For me, the clearest indication that my son's childhood as he knew it was a thing of the past started with the cupcakes.
At a middle school orientation two years ago, I was the ridiculously out-of-touch mother who raised my hand in a crowded gym and innocently asked if it was still okay to bring cupcakes to celebrate a birthday in sixth-grade.
The crowd laughed. The principal rolled his eyes. I blushed and learned an important lesson about this next stage of life, which I've dubbed The Age of Embarrassment. It's time for parents to back off.
Parents are all over the best elementary schools, organizing fund-drives and bake sales and penny drives, going on field trips, and yes -- carrying in those giant tupperware boxes filled with cupcakes.
Not so in middle school. Two years ago, I took my sixth grader on the first day. On the second day, I walked a few blocks behind. (Could anything be worse than being seen with an actual parent?) and after that, he traveled mostly with his friends or alone. Now, if I want to stop by the school, I can't take the same entrance.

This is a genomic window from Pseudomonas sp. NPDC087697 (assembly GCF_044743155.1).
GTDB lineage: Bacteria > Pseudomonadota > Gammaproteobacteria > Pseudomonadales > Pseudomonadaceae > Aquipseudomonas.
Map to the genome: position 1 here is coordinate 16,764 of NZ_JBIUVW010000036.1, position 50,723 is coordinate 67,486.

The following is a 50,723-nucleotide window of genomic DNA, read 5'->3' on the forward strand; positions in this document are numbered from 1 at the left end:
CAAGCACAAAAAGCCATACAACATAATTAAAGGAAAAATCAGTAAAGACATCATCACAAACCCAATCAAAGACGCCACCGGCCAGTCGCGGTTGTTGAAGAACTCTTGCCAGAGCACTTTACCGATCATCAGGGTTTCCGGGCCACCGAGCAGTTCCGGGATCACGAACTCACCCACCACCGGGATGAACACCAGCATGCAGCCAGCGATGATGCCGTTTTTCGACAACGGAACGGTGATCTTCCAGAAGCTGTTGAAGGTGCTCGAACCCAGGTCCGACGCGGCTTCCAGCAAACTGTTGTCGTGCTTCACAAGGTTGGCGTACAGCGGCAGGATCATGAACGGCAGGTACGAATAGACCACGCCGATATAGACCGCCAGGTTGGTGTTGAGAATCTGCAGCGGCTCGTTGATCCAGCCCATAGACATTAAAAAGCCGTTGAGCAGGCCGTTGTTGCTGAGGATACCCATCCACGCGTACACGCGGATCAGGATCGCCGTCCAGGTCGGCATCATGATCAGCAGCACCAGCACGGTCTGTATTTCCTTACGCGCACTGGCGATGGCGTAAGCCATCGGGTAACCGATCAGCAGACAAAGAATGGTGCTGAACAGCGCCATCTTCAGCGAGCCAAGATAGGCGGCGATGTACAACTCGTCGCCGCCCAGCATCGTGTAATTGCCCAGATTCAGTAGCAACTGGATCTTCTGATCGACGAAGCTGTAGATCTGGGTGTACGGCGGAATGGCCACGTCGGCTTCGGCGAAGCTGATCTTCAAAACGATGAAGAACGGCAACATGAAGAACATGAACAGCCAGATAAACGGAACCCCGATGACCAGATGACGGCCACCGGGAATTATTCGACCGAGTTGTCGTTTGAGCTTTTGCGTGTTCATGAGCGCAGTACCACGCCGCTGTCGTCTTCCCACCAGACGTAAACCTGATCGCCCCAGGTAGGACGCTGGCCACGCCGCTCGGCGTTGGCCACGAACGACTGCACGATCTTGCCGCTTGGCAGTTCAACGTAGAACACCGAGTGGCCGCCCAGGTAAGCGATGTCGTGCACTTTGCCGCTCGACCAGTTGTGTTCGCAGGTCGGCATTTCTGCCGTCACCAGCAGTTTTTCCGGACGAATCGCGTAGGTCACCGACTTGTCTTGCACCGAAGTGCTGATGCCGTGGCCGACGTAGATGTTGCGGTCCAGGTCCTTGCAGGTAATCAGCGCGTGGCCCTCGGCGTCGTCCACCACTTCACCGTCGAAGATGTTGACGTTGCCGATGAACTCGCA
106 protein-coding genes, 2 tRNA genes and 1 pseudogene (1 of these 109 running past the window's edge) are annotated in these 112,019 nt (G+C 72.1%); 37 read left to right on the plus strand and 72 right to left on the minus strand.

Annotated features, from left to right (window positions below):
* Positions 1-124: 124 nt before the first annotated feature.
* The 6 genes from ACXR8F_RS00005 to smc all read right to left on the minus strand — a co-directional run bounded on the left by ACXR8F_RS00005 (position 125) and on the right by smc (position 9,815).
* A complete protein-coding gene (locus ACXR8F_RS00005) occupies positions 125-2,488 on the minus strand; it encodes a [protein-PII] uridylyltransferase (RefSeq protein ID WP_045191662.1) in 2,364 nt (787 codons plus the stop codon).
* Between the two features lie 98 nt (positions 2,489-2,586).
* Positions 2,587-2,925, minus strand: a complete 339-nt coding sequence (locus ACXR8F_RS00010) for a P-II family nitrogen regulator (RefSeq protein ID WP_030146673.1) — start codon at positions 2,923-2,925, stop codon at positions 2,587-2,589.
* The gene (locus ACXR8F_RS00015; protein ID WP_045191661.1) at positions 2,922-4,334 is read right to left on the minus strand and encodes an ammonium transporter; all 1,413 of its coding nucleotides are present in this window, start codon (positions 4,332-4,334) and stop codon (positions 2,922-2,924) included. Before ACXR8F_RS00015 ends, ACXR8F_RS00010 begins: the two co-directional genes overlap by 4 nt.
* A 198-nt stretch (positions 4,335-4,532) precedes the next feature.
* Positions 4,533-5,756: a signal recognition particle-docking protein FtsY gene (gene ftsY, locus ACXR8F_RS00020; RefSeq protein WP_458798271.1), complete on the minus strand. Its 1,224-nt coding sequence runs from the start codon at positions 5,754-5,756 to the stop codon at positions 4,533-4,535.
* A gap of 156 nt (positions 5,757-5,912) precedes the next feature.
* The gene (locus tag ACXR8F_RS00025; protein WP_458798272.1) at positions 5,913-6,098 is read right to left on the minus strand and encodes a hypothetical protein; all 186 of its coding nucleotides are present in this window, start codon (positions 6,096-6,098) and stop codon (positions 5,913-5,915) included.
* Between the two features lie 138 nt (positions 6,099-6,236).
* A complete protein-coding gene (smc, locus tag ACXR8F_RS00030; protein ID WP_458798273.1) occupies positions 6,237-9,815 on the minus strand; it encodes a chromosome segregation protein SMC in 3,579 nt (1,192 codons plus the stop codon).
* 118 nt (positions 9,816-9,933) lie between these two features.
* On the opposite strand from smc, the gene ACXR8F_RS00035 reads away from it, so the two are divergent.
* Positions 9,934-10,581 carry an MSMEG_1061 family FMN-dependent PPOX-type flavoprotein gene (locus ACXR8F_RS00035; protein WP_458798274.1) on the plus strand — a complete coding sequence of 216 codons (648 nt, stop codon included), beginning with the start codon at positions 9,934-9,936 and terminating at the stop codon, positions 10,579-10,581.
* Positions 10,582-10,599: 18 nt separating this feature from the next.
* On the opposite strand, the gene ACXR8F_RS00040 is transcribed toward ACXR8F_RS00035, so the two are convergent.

Birthdays? Forget it. He doesn't want anyone to know.
Not all middle schoolers become this self-conscious, of course, and none of this means middle schools don't need support from parents -- they do, more than ever! My best advice to soon-to-be middle school parents is to ask other parents how they handled the transition -- and find out from the principal, parent coordinator and the PTA what's most needed. Trust me, there is plenty to do.
Today, we said goodbye to my younger son's elementary school, to teachers, parents and staff we knew for so many years they felt like family. There were hugs, tears and presents and then it was over.
It's almost time to pack up all the stuffed animals and Dr. Seuss books too, reminders of the elusive and transitory nature of childhood. But first, though, I'm going to bake a batch of cupcakes. They may not be for a class party, but they'll still fill the kitchen with the smell of childhood.